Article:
The visual effects of Babe hold up well over all this time. The movie mixes real animals, animatronics and CG in a manner that works nicely – and indeed probably fares better than the all-CG approach we’d now get might.

Babe offered a pleasant surprise 27 years ago, and it continues to delight now. Sweet, charming and loveable, the movie brings one of the all-time great family flicks.

The Disc Grades: Picture C-/ Audio B/ Bonus C+

Babe appears in an aspect ratio of approximately 1.85:1 on this Blu-ray Disc. This became a dated and inconsistent presentation.

In general, sharpness appeared adequate, as most of the film boasted acceptable to good delineation. However, some moderate edge haloes damaged fine detail, as did the use of noise reduction.

Babe came with what vaguely looked like grain but that felt more like video noise. The image lacked a natural impression and seemed processed.

No issues with jagged edges or moiré effects materialized. Print flaws stayed modest, as I saw a few specks and nothing more.

Babe opted for a warm, often golden palette that suffered due to the processing and noise. While the hues should appear vivid and rich, instead they tended to seem heavy and oppressive.

Blacks seemed a bit crushed, while shadows came across somewhat dense. This was a problematic transfer that just narrowly rose above “D” level.

Though not dazzling, at least the movie’s DTS-HD 5.1 fared better. The soundscape tended toward ambience most of the time, with an emphasis on the farm environment.

At times the track kicked to life a little more, mainly during slapstick antics, thunder or fireworks. These brought some activity and involvement, but the soundfield mostly stayed with music and gentle outdoors ambience.

Audio quality worked fine, with speech that seemed natural and concise. Music appeared full and rich.

As noted, effects didn’t enjoy a lot of prominence, but they still felt accurate and dynamic, without distortion. This was a more than adequate mix for an unassuming movie.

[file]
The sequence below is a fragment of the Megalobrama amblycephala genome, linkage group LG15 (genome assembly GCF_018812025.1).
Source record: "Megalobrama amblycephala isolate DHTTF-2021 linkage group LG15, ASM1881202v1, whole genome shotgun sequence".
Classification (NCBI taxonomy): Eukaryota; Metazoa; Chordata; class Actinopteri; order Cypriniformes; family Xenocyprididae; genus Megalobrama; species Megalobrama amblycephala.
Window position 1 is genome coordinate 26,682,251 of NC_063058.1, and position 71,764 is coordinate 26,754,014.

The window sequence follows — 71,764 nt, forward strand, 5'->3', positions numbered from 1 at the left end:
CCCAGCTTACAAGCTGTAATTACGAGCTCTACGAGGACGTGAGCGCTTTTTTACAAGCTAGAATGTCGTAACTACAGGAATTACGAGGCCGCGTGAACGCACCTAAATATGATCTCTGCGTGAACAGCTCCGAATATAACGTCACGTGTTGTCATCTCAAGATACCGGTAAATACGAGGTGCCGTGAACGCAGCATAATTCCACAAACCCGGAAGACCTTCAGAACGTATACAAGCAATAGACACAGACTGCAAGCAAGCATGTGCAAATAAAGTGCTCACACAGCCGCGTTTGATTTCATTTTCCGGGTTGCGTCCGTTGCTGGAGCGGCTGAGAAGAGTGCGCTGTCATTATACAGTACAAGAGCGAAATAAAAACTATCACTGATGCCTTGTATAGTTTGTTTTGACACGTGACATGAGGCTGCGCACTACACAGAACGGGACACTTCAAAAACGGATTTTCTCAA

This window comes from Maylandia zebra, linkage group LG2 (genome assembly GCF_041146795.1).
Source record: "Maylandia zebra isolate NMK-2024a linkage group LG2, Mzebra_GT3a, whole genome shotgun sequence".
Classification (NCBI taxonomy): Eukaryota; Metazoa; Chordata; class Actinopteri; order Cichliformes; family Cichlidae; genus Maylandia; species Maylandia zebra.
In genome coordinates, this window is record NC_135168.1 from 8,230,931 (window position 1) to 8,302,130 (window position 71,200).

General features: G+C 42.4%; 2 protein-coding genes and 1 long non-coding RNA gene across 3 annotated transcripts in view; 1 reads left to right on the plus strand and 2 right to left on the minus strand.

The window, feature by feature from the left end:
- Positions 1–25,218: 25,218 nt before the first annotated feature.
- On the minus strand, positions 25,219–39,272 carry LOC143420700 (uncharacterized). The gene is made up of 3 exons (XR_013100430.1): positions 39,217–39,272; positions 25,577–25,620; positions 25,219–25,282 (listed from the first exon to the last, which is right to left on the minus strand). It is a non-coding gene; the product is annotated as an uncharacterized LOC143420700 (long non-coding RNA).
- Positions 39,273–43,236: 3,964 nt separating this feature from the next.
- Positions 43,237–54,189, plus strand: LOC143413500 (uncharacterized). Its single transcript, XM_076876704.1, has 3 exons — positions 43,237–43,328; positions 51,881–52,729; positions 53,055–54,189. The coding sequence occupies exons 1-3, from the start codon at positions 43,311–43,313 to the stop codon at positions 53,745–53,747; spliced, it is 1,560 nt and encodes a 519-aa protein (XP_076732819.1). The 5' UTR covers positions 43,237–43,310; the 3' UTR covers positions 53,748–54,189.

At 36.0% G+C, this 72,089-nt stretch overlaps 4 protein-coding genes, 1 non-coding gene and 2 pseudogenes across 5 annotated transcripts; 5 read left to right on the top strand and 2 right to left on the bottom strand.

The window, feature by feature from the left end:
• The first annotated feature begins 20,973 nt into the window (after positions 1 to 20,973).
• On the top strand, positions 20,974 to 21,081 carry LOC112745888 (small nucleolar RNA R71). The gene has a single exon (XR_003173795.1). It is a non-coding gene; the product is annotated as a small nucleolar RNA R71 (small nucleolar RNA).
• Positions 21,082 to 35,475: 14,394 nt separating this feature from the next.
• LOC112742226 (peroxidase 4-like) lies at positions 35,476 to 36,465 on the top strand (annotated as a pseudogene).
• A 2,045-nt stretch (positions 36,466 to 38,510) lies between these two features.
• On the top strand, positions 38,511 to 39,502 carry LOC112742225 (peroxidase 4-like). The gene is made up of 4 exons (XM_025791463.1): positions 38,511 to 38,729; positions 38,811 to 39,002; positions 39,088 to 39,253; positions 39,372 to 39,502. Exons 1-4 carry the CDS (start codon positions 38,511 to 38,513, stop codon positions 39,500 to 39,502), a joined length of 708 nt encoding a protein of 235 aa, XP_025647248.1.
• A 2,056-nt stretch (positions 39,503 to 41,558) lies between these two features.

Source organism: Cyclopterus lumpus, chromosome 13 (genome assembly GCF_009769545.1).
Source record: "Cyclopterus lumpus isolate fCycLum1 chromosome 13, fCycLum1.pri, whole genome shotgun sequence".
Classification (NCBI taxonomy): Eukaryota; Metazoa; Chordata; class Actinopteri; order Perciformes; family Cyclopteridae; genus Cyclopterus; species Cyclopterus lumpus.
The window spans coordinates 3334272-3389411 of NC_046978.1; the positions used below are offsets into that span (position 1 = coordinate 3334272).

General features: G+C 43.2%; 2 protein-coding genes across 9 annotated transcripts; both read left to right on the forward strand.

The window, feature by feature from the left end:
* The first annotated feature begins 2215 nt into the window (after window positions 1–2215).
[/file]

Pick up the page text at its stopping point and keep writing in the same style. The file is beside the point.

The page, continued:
A few extras appear here, and we get an audio commentary from writer/producer George Miller. He provides a running, screen-specific look at the source novel and its adaptation, story/characters, cast and performances, music, sets and locations, the use of animals, effects and related topics.

On the negative side, Miller occasionally just narrates the movie. He also probably devotes more of the discussion to the specifics of how the film brought the animals to life, as this gets a bit redundant.

Nonetheless, Miller offers a generally good chat. Even with some of those minor flaws, he delivers a lot of useful info and turns this into a fairly effective commentary.

Two short featurettes appear: The Making of Babe (3:56) and George Miller on Babe (6:12). In the former, we hear from a bunch of unnamed visual effects folks, while the latter simply features

“Making” concentrates on the methods used to allow the animals to create believable vocal mouth moments, whereas the second piece discusses what led Miller to the project as well as cast and story/character domains.

Both offer some good information. Neither runs long enough to deliver real depth, but they work better than one might expect given their brevity.

A charming little family fable, Babe hits all the right notes. It sends s message without too much moralizing and seems sweet without sappiness. The Blu-ray offers appealing audio and a few bonus materials but visuals appear dated and erratic. I like the movie but it could use a new transfer.

Viewer Film Ratings: 4.6666 Stars Number of Votes: 3